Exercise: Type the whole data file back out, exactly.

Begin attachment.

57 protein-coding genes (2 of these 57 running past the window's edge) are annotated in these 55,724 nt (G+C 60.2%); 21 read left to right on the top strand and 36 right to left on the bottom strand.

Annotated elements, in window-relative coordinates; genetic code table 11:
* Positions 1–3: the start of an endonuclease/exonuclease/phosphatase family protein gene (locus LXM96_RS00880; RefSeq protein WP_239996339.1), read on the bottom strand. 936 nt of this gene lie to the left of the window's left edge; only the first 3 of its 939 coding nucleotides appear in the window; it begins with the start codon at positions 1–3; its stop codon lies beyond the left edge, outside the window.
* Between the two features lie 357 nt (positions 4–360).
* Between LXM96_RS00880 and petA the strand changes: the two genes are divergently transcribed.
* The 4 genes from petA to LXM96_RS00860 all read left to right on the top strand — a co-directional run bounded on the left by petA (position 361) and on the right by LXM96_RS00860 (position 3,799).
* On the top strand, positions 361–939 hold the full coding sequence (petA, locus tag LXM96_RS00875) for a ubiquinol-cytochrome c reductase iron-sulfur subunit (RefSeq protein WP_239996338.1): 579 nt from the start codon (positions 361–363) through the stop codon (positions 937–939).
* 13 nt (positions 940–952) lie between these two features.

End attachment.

57 protein-coding genes (2 of these 57 running past the window's edge) are annotated in these 55,724 nt (G+C 60.2%); 21 read left to right on the top strand and 36 right to left on the bottom strand.

Annotated elements, in window-relative coordinates; genetic code table 11:
* Positions 1–3: the start of an endonuclease/exonuclease/phosphatase family protein gene (locus LXM96_RS00880; RefSeq protein WP_239996339.1), read on the bottom strand. 936 nt of this gene lie to the left of the window's left edge; only the first 3 of its 939 coding nucleotides appear in the window; it begins with the start codon at positions 1–3; its stop codon lies beyond the left edge, outside the window.
* Between the two features lie 357 nt (positions 4–360).
* Between LXM96_RS00880 and petA the strand changes: the two genes are divergently transcribed.
* The 4 genes from petA to LXM96_RS00860 all read left to right on the top strand — a co-directional run bounded on the left by petA (position 361) and on the right by LXM96_RS00860 (position 3,799).
* On the top strand, positions 361–939 hold the full coding sequence (petA, locus tag LXM96_RS00875) for a ubiquinol-cytochrome c reductase iron-sulfur subunit (RefSeq protein WP_239996338.1): 579 nt from the start codon (positions 361–363) through the stop codon (positions 937–939).
* 13 nt (positions 940–952) lie between these two features.